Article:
Technical issues aside, Showdown does happen to feature some extras that the console version simply didn't have. For one, players will be able to try out six quickplay games that are designed to give you a quick burst of the world of Showdown without launching yourself fully into the story (or perhaps keep you entertained once you've beaten it). Whether it's hunting quail or bears, suppressing Hollister's men or fending off waves of criminals, or even simply playing a round of poker, these games are a nice diversion to the standard story mode. Apart from playing some Hold 'Em (without cheating), each one will test your reflexes as well, as each mini-game gets progressively faster and faster.
Showdown also features three multiplayer game modes via Ad Hoc play: Deathmatch, Golden Cross, and, once again, Texas Hold 'Em. Texas Hold 'Em and Deathmatch are pretty self explanatory while Golden Cross is a kind of a variant on Capture the Flag. Whoever manages to find and grab the cross first becomes the immediate target of their opponents, and the longer they can hold onto it without getting killed, the more points they receive. While it's nice to see Showdown pushing poker so much, it would've been better if there were other modes, like Team Deathmatch or Base Assault for the Ad Hoc play.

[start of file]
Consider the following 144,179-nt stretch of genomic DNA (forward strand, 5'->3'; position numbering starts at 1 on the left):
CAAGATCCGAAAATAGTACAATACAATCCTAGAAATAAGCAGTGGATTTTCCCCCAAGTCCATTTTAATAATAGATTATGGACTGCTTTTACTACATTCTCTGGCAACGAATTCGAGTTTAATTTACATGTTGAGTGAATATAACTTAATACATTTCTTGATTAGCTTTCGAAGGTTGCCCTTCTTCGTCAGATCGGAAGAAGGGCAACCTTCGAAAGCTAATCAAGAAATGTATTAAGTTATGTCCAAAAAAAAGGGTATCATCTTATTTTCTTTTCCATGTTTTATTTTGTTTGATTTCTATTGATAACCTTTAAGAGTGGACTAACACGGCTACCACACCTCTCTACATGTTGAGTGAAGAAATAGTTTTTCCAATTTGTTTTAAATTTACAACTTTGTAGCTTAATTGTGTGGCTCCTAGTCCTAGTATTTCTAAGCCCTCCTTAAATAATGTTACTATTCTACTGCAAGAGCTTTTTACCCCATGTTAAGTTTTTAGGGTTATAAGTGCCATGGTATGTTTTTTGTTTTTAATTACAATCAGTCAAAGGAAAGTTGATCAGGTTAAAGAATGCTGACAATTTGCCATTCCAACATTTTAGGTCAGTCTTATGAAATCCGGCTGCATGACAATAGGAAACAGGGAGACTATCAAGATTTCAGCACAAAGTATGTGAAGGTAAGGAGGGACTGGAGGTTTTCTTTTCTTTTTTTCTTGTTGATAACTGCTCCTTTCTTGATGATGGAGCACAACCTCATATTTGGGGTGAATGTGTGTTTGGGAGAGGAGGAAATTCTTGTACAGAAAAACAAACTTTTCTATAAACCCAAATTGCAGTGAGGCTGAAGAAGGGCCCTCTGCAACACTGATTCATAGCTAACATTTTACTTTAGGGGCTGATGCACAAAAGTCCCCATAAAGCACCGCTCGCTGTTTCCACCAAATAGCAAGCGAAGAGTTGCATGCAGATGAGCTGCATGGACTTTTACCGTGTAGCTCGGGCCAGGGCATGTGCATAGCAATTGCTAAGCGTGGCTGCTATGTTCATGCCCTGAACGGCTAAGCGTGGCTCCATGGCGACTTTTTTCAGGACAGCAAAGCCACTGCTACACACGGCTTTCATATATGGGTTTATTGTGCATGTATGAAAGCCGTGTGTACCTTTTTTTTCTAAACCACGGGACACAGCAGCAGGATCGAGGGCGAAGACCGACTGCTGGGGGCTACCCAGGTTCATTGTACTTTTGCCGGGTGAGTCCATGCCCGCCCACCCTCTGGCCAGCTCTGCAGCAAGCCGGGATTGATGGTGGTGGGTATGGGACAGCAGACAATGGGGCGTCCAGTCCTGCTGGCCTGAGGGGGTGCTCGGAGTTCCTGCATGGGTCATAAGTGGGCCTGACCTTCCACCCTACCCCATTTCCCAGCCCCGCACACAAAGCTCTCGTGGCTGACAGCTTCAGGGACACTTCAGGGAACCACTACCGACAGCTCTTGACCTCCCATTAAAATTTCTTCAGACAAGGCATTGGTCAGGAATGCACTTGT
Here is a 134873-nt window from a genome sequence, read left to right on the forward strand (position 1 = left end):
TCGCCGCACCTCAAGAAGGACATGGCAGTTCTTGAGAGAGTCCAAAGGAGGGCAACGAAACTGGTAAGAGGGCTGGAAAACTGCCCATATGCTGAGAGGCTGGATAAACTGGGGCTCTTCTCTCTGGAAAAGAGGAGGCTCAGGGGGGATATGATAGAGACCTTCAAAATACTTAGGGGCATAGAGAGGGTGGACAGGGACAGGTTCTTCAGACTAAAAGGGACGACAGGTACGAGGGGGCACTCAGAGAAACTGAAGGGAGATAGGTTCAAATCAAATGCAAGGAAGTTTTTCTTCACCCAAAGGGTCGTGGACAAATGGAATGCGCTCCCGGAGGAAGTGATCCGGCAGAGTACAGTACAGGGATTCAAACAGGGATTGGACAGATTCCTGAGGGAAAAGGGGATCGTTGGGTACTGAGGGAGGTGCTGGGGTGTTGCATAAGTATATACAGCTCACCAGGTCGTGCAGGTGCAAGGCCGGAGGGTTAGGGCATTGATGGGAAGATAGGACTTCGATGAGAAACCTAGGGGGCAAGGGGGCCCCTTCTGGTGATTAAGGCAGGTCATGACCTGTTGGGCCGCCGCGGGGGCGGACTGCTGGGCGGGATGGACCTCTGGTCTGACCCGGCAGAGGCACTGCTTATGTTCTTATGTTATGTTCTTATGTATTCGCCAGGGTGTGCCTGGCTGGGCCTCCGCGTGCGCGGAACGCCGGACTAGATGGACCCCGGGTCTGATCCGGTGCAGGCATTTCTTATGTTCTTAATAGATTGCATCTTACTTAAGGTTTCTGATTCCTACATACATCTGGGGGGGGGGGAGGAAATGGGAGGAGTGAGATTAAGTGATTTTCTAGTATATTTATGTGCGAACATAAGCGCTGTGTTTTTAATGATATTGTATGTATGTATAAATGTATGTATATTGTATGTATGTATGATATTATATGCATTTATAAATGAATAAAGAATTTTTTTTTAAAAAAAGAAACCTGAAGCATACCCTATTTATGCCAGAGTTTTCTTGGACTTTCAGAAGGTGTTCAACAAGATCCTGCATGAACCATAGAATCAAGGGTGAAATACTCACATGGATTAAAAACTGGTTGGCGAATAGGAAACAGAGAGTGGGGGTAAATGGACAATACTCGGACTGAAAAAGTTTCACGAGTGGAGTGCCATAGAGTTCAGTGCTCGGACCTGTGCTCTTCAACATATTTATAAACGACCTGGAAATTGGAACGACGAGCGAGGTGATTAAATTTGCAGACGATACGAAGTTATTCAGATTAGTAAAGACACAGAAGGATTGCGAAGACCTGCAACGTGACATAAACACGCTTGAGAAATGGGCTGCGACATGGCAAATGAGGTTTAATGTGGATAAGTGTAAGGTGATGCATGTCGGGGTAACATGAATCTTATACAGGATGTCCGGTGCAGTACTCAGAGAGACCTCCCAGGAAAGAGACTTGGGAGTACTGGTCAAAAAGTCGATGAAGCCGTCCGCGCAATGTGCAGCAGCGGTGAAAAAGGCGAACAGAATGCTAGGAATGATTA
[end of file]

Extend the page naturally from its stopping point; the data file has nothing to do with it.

Fortunately, Showdown does score in the AI department for multiplayer. You have the opportunity if you don't have any friends nearby to throw a couple of bots into your game and play a few rounds with them. There are three difficulty settings for players to check out, and surprisingly, they're quite good. Many of the bots will actively search for you, and they will land quite a few headshots on your character regardless of the difficulty level you choose. What's more, they'll actively heal themselves or even look for additional weapons or cover from incoming fire. Rebellion obviously put some time in on making these bots play as close to human players as possible, and it definitely shows.